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January 18, 2019

Nairobi-Mombasa expressway work starts in January – KeNHA

Motorists drive along the Mombasa road highway towards the city centre in Kenya’s capital Nairobi March 4, 2016. /REUTERS
Motorists drive along the Mombasa road highway towards the city centre in Kenya’s capital Nairobi March 4, 2016. /REUTERS

The first section of the 473-kilometre Nairobi-Mombasa expressway will open to the public in two years, according to Kenya National Highways Authority.

In a detailed construction plan released after signing a Sh230 billion commercial agreement with American firm, Bechtel International Inc, KeNHA said construction of four lanes, with provision for increase to six lanes and 19 interchanges will start in January.

The signing of the commercial agreement opens the next stage of mobilizing funds from the project financier, Export Credit Agencies (ECA) in USA.

According to KeNHA, the 473-kilometre highway will be completed in 10 sections within six years, meaning the highway will fully open to traffic in 2024.

According to KeNHA director general, Peter Mundinia, the project has been structured to achieve early completion, under a fast track delivery model with concurrent design and construction.

He said that the first section, from the junction with Namanga road near Kitengela will have an interchange near Konza city and a spur road to Kyumvi on Mombasa road. This first section is targeted to open to traffic in October 2019.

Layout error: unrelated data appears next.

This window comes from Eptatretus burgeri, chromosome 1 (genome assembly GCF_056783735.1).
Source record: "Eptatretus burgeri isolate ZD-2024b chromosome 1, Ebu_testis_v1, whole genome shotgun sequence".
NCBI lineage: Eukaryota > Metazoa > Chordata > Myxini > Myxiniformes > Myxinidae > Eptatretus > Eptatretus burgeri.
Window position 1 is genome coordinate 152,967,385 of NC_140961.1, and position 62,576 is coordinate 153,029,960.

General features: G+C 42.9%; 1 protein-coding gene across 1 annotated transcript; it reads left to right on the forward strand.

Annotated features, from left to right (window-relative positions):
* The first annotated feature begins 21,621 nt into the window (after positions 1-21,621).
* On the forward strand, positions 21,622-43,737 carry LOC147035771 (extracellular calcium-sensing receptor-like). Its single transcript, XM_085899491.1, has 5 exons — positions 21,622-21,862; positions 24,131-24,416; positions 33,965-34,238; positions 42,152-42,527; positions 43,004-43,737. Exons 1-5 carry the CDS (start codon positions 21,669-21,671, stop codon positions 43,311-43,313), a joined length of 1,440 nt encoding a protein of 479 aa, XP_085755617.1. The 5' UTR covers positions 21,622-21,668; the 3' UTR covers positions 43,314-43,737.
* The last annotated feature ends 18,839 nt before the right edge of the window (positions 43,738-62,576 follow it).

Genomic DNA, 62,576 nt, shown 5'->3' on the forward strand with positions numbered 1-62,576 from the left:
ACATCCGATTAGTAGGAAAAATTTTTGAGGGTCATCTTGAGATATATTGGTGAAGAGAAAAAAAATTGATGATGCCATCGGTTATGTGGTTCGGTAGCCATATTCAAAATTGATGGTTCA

“The expressway is a motorway with controlled access designed for consistent speed of 120 kilometres per hour and will reduce the journey time from Nairobi-Mombasa from over 10 hours to approximately four,’’ said Mundinia in a statement.

The high-speed expressway will serve as a central part of the national and regional transport system, helping promote trade and development in Kenya and further into Uganda, Rwanda and Democratic Republic of Congo.

Plans for the expansion of the road kicked off in February 2015 when the government hired PricewaterhouseCoopers (PwC) to conduct a feasibility study on the commercial and technical viability of the project. The PwC report said construction of the highway is viable through an availability type of payment mechanism where toll operator collect user revenue on behalf of the Government to be used to pay for private capital investments.

‘’The project is designed to accommodate toll stations and will provide a faster transit to support growth and industry. This mode of repayment is expected to take 25 to 30 years due to the high cost of financing, and would also require government subsidies,’’ said Mundinia.

The highway links Kenya’s capital to the port of Mombasa,and serves cargo movement to Uganda, Rwanda and DRC.

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